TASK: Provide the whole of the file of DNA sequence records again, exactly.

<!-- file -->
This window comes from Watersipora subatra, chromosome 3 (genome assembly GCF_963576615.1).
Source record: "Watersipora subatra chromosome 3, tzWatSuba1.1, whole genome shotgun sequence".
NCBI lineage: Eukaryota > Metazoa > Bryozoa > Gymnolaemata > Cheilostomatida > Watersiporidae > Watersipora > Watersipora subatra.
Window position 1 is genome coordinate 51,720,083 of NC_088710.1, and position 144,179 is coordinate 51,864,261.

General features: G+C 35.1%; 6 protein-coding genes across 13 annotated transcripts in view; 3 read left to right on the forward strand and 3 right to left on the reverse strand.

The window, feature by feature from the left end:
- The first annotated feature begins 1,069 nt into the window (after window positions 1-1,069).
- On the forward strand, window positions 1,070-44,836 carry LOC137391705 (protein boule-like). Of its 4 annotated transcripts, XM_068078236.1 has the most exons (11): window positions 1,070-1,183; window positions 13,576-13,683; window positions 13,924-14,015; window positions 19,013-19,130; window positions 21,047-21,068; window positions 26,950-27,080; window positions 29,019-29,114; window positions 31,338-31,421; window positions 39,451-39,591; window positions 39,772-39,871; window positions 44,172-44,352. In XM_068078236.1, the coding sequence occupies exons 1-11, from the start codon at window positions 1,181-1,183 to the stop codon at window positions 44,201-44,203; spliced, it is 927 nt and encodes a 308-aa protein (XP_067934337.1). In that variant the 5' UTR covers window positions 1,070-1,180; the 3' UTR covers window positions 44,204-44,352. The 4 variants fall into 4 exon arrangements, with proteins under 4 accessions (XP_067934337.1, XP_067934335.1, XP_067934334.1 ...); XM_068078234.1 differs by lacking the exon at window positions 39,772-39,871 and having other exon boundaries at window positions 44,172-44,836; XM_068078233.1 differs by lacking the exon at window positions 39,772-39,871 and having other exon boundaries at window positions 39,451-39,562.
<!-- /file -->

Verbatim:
This window comes from Watersipora subatra, chromosome 3 (genome assembly GCF_963576615.1).
Source record: "Watersipora subatra chromosome 3, tzWatSuba1.1, whole genome shotgun sequence".
NCBI lineage: Eukaryota > Metazoa > Bryozoa > Gymnolaemata > Cheilostomatida > Watersiporidae > Watersipora > Watersipora subatra.
Window position 1 is genome coordinate 51,720,083 of NC_088710.1, and position 144,179 is coordinate 51,864,261.

General features: G+C 35.1%; 6 protein-coding genes across 13 annotated transcripts in view; 3 read left to right on the forward strand and 3 right to left on the reverse strand.

The window, feature by feature from the left end:
- The first annotated feature begins 1,069 nt into the window (after window positions 1-1,069).
- On the forward strand, window positions 1,070-44,836 carry LOC137391705 (protein boule-like). Of its 4 annotated transcripts, XM_068078236.1 has the most exons (11): window positions 1,070-1,183; window positions 13,576-13,683; window positions 13,924-14,015; window positions 19,013-19,130; window positions 21,047-21,068; window positions 26,950-27,080; window positions 29,019-29,114; window positions 31,338-31,421; window positions 39,451-39,591; window positions 39,772-39,871; window positions 44,172-44,352. In XM_068078236.1, the coding sequence occupies exons 1-11, from the start codon at window positions 1,181-1,183 to the stop codon at window positions 44,201-44,203; spliced, it is 927 nt and encodes a 308-aa protein (XP_067934337.1). In that variant the 5' UTR covers window positions 1,070-1,180; the 3' UTR covers window positions 44,204-44,352. The 4 variants fall into 4 exon arrangements, with proteins under 4 accessions (XP_067934337.1, XP_067934335.1, XP_067934334.1 ...); XM_068078234.1 differs by lacking the exon at window positions 39,772-39,871 and having other exon boundaries at window positions 44,172-44,836; XM_068078233.1 differs by lacking the exon at window positions 39,772-39,871 and having other exon boundaries at window positions 39,451-39,562.